A West Virginia legislator whose district includes Charles Town Races & Slots is advocating a plan to enlarge the racing surface and, if necessary, renovate dilapidated Shenandoah Downs and race there during the down time--or perhaps permanently.
Penn National Gaming Inc. reported an increase in net revenue for the first quarter of 2005 compared with the comparable period in 2004, but also showed a $2-million loss in net income.
The Pennsylvania House of Representatives has proposed that racetrack slot machines produce $1 billion in revenue, way up from the $400 million projected for this fiscal year in legislation approved by the state Senate.
The Pennsylvania Horsemen's Benevolent and Protective Association has submitted an application for a license for a Thoroughbred racetrack that would be built in the Lehigh Valley. If approved, daily purses would eventually average $1 million a day under a plan whereby all profits from slot machines would go back to horsemen.
With no additional positive tests for Equineherpes virus-1 since Feb. 26, Penn National Race Course was prepared to lift the quarantine of horses stabled in Barn U on March 19, track general manager Richard Schnaars said.
Organizations that represent Thoroughbred horsemen in Pennsylvania have voiced opposition to racetrack gaming legislation because the return to purses and breed development is insufficient in their view.
Two additional positive tests for the Equineherpes-1 virus Feb. 26 at Penn National Race Course have prompted Philadelphia Park to extend its ban on shipping into and out of the Grantville, Pa., track to March 19. Racetracks in neighboring West Virginia have also decided to implement the shipping restriction as a precaution.
Purse accounts at Pennsylvania racetracks would earn 21.5% of gross revenue from track-based slot machines under legislation introduced Feb. 26 by Sen. Robert Tomlinson, whose district includes Philadelphia Park.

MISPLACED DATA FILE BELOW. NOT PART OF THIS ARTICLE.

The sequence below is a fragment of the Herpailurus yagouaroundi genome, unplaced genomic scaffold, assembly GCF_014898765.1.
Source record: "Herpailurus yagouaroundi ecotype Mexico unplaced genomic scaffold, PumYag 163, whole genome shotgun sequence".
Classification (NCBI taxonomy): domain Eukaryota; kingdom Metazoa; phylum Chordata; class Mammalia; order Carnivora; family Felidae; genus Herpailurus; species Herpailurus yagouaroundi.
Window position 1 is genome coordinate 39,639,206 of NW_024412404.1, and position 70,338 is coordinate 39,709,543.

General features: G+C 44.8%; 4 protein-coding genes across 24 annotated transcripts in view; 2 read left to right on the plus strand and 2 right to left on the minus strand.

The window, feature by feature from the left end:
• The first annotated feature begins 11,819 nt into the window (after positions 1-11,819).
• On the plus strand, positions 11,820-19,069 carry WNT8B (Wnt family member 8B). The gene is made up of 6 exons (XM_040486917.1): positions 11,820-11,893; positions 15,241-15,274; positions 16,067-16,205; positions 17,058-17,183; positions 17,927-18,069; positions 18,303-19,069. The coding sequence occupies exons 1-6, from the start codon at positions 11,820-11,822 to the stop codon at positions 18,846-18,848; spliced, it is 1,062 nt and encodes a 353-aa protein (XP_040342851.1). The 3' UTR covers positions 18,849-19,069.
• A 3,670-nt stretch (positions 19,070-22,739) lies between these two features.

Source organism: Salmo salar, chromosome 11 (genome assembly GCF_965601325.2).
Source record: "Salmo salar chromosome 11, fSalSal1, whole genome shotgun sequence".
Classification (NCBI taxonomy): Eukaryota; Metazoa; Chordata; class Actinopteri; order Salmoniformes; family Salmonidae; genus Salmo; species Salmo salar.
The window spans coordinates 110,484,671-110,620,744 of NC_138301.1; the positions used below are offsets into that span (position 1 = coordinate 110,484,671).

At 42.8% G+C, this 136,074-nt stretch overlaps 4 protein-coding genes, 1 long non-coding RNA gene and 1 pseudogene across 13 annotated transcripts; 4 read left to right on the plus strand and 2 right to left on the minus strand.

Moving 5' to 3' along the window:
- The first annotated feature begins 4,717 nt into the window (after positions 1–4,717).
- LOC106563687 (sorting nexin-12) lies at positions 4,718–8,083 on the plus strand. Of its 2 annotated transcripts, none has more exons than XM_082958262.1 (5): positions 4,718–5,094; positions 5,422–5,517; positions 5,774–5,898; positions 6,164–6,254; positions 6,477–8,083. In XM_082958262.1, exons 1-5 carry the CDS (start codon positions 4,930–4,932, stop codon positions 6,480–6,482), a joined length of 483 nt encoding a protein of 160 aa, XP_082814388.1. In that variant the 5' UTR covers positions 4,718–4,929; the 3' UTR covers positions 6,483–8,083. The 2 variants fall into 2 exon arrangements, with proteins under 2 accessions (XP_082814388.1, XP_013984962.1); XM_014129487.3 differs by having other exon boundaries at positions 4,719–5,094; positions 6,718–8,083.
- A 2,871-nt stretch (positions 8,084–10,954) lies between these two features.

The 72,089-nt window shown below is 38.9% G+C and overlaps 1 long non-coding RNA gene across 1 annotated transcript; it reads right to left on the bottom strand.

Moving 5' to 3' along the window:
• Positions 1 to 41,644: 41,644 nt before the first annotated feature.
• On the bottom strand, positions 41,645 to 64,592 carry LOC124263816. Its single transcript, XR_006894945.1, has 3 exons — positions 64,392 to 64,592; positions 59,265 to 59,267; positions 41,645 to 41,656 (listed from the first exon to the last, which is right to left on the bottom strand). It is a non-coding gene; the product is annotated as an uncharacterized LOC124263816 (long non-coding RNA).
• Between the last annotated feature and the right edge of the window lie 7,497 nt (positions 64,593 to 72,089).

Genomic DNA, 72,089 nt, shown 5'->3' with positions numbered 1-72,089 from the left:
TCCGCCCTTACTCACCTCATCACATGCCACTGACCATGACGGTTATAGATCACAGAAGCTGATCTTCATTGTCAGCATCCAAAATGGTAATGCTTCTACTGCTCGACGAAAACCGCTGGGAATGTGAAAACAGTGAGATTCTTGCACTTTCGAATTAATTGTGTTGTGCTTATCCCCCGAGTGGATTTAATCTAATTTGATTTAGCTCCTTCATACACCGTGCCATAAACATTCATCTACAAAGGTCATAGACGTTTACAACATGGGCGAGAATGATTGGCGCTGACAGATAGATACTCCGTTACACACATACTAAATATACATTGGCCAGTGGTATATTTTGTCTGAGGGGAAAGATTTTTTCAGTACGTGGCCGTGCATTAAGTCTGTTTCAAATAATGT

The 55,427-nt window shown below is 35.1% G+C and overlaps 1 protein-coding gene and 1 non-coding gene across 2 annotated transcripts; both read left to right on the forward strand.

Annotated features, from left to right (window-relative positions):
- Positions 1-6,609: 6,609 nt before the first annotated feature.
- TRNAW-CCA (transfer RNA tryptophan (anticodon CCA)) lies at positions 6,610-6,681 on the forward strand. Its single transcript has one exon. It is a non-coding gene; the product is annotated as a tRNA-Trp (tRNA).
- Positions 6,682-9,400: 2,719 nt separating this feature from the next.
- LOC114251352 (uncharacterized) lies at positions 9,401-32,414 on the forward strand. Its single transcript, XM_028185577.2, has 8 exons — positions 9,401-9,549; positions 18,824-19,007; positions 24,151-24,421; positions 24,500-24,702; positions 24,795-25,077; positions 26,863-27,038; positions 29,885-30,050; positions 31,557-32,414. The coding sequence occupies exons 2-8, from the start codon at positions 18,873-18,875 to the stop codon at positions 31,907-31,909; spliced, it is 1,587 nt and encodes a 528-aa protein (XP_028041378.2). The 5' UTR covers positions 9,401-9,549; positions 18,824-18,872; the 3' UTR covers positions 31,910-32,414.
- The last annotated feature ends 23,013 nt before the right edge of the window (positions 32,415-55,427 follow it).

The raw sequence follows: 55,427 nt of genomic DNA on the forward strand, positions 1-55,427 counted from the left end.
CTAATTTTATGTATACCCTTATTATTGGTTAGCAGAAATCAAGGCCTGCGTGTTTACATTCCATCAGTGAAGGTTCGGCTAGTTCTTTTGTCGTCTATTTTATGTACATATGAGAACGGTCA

The winds which swept through the eastern half of the United States over the weekend left behind a casualty at Penn National Race Course--the infield tote board.
Democratic gubernatorial hopeful Ed Rendell has said he supports a plan to put slot machines at Pennsylvania's racetracks in order to fund the state's financially strapped schools.
A Pennsylvania State University study says that slot machines at the state's four racetracks would trigger a $2.5 billion increase in gross state product and hundreds of millions of dollars in revenue for state and local governments.
A Pennsylvania legislator said he plans to call this fall for county referendums on the issue of slot machines at the state's four racetracks. Meanwhile, a resolution that seeks an economic impact study to develop ways the state "can help maintain fiscal soundness" of the horse racing and breeding industry has been introduced.
The World Series of Handicapping, a staple at Penn National Race Course since 1974, has been canceled this year due to an insufficient number of entries.
In a major change, Penn National Race Course has decided to racee Thursdays instead of Sundays in 2001.
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